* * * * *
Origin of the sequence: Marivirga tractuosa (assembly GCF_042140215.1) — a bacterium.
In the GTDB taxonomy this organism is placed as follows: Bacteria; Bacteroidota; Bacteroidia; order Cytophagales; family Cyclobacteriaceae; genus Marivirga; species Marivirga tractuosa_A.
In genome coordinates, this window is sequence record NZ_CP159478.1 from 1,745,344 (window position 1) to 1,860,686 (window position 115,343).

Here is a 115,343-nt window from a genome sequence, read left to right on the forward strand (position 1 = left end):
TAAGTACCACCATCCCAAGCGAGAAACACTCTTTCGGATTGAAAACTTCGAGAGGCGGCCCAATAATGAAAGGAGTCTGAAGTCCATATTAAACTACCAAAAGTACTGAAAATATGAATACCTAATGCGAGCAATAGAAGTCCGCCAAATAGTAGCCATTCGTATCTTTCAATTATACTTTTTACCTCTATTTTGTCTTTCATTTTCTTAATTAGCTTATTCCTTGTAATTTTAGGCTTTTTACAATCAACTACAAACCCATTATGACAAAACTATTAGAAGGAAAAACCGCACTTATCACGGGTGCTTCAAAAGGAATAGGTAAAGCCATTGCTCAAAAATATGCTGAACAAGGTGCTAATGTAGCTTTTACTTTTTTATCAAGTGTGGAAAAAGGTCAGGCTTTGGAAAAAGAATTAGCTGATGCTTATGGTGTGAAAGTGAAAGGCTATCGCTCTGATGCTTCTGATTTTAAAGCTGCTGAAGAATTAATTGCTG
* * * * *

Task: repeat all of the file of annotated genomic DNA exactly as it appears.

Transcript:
Origin of the sequence: Marivirga tractuosa (assembly GCF_042140215.1) — a bacterium.
In the GTDB taxonomy this organism is placed as follows: Bacteria; Bacteroidota; Bacteroidia; order Cytophagales; family Cyclobacteriaceae; genus Marivirga; species Marivirga tractuosa_A.
In genome coordinates, this window is sequence record NZ_CP159478.1 from 1,745,344 (window position 1) to 1,860,686 (window position 115,343).

Here is a 115,343-nt window from a genome sequence, read left to right on the forward strand (position 1 = left end):
TAAGTACCACCATCCCAAGCGAGAAACACTCTTTCGGATTGAAAACTTCGAGAGGCGGCCCAATAATGAAAGGAGTCTGAAGTCCATATTAAACTACCAAAAGTACTGAAAATATGAATACCTAATGCGAGCAATAGAAGTCCGCCAAATAGTAGCCATTCGTATCTTTCAATTATACTTTTTACCTCTATTTTGTCTTTCATTTTCTTAATTAGCTTATTCCTTGTAATTTTAGGCTTTTTACAATCAACTACAAACCCATTATGACAAAACTATTAGAAGGAAAAACCGCACTTATCACGGGTGCTTCAAAAGGAATAGGTAAAGCCATTGCTCAAAAATATGCTGAACAAGGTGCTAATGTAGCTTTTACTTTTTTATCAAGTGTGGAAAAAGGTCAGGCTTTGGAAAAAGAATTAGCTGATGCTTATGGTGTGAAAGTGAAAGGCTATCGCTCTGATGCTTCTGATTTTAAAGCTGCTGAAGAATTAATTGCTG